As state officials and legislators struggle to deal with Oregon's ailing budget, there's little doubt that the Oregon Health Plan will be on everyone's list as a place to trim. That's expected and necessary. But how that trimming takes place makes all the difference in the world to rural hospitals throughout the state - and especially right here in northeast Oregon.

Without trying to explain the unbelievably complicated health payment disbursement formula and the possible cuts, it boils down to either people or services being cut. The other element is the desire by some at the state level to further reduce health plan payments to hospitals, which has a much more drastic effect on small, rural hospitals. Clearly it's in all Oregonians' best interest to keep as many people as possible on the plan, trim some of the services and keep reimbursement to hospitals at a fair level.

As explained to the East Oregonian, one thought out there is to basically cut 100,000 people from the health plan. This is a bad idea because it's not as if these people are suddenly going to be more healthy and not need health care. They will need it, and without health insurance, will go to emergency rooms for the most expensive treatment available. We'll pay much more money in the long run through increased insurance premiums and more expensive hospital bills.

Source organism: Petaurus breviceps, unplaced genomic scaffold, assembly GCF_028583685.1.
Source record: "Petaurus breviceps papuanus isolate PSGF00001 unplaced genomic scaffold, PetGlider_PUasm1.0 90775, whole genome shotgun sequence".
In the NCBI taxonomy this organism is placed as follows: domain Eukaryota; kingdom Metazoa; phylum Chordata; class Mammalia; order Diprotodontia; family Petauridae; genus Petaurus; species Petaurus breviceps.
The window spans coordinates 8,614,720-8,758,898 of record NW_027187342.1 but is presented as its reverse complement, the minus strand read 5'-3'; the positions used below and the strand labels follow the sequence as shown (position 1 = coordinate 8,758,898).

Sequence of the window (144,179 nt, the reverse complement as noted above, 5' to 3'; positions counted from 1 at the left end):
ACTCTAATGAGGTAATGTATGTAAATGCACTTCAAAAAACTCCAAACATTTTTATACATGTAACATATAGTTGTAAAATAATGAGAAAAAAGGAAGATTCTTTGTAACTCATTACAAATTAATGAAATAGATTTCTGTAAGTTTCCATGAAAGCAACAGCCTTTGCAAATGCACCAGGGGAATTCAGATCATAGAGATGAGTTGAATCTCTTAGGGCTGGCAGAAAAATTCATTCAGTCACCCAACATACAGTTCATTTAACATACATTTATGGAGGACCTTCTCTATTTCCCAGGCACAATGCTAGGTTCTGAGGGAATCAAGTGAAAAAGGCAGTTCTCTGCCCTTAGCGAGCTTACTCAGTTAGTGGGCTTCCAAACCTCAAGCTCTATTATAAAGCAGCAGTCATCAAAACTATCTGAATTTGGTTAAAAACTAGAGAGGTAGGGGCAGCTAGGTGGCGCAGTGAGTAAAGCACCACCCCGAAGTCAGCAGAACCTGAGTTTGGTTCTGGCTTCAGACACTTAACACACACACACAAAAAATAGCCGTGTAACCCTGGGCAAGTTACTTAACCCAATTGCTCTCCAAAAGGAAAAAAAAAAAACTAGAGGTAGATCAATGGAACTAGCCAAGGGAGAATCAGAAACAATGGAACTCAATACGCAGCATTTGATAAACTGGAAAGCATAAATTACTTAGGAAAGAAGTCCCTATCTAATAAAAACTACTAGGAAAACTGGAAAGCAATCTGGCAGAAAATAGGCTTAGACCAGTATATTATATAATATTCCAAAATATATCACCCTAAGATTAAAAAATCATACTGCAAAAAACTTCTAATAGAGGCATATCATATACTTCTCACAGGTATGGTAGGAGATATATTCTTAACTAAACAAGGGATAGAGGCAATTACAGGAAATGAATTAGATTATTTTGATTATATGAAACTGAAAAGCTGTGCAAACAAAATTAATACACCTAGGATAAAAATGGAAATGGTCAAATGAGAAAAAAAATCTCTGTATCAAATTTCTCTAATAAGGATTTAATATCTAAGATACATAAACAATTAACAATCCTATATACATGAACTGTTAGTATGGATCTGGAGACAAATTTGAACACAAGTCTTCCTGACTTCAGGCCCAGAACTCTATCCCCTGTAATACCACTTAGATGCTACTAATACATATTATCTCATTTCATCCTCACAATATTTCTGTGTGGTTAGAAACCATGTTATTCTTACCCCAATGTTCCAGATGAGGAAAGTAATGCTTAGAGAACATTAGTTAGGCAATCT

If reimbursement rates are cut and hospitals must go to insurance companies for increased costs, that in turn will force insurance companies to raise rates, which causes employers to either cut health care benefits altogether or make it more expensive for people. So no matter how this issue is looked at, we will pay in some form or another.

Unfortunately, the best way to cut costs on the Oregon Health Plan is to prioritize the services, such as medical, dental, vision, mental health, etc. All of these things are important and it is our hope that none of it must be cut, but if cuts must be made, it has to be to items such as vision and dental insurance. Having medical coverage obviously has the most value to the most people.

Any of these cuts are excruciating and carry with them all kinds of complications that will be felt. What we cannot do, however, is throw our rural hospitals into the red financially. Besides supplying the health care we require, these facilities also provide some of the best jobs our communities have. Hospitals and clinics are critical economic engines in our communities.

Let's hope the people making the tough decisions about the Oregon Health Plan keep an eye on what their actions will do to rural areas. As it stands, we could lose a lot.

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